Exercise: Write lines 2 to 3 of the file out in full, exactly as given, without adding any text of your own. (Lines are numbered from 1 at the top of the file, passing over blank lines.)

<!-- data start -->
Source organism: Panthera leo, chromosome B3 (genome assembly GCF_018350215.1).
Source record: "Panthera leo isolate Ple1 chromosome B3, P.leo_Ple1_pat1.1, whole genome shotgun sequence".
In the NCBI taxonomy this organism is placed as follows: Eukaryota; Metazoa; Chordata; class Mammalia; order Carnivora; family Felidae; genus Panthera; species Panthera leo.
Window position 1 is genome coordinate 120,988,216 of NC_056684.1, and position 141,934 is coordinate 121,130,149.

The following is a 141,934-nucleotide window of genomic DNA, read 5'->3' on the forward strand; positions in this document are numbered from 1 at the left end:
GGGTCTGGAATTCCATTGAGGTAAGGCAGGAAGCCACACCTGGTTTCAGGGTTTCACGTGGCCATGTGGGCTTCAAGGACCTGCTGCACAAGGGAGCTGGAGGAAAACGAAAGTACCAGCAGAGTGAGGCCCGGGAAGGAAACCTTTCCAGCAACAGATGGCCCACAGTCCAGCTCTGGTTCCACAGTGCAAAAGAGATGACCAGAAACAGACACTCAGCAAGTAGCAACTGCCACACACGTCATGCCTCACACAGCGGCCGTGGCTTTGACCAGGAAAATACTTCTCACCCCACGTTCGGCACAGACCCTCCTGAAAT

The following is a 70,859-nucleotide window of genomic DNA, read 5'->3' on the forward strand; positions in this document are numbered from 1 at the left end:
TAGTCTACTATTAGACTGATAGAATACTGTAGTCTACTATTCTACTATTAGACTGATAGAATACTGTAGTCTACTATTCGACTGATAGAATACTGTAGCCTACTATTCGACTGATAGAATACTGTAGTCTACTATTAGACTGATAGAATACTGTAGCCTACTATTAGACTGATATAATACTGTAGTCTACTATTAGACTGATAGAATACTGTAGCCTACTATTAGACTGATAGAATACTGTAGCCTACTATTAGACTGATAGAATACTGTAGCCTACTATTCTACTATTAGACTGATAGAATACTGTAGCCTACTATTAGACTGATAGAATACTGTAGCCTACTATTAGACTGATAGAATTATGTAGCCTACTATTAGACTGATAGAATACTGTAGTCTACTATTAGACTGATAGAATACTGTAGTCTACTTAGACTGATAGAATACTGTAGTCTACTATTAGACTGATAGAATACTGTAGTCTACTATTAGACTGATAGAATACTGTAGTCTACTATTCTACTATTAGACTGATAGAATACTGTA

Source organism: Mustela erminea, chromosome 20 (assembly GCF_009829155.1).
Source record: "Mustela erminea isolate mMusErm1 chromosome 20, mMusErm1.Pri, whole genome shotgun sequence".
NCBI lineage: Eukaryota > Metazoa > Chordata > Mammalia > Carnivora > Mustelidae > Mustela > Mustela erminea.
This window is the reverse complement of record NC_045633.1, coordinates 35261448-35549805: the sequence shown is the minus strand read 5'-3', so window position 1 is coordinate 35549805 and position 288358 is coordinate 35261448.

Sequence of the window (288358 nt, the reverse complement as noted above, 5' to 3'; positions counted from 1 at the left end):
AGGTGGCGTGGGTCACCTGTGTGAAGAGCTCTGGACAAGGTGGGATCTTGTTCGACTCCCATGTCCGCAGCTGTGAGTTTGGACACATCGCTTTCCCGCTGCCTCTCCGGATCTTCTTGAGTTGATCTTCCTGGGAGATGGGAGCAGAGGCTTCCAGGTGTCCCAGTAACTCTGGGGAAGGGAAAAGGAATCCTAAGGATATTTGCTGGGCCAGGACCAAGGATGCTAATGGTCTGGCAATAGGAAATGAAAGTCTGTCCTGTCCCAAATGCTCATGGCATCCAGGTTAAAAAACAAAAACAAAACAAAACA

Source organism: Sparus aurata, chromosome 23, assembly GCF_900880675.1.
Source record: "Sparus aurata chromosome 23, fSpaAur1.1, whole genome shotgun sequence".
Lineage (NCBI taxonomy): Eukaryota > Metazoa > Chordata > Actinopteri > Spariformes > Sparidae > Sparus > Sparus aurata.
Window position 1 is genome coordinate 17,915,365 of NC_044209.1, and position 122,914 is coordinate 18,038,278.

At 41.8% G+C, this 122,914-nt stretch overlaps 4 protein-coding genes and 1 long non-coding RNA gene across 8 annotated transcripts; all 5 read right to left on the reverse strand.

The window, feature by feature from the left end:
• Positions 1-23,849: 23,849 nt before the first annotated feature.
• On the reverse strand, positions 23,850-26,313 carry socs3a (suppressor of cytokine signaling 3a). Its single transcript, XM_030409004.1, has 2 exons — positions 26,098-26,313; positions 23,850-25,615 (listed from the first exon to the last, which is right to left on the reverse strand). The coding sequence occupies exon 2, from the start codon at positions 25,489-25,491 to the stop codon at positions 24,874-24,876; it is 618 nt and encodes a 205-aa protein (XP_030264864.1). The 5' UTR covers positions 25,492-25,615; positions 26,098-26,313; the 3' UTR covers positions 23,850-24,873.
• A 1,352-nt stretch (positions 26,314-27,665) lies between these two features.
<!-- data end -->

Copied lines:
Source record: "Panthera leo isolate Ple1 chromosome B3, P.leo_Ple1_pat1.1, whole genome shotgun sequence".
In the NCBI taxonomy this organism is placed as follows: Eukaryota; Metazoa; Chordata; class Mammalia; order Carnivora; family Felidae; genus Panthera; species Panthera leo.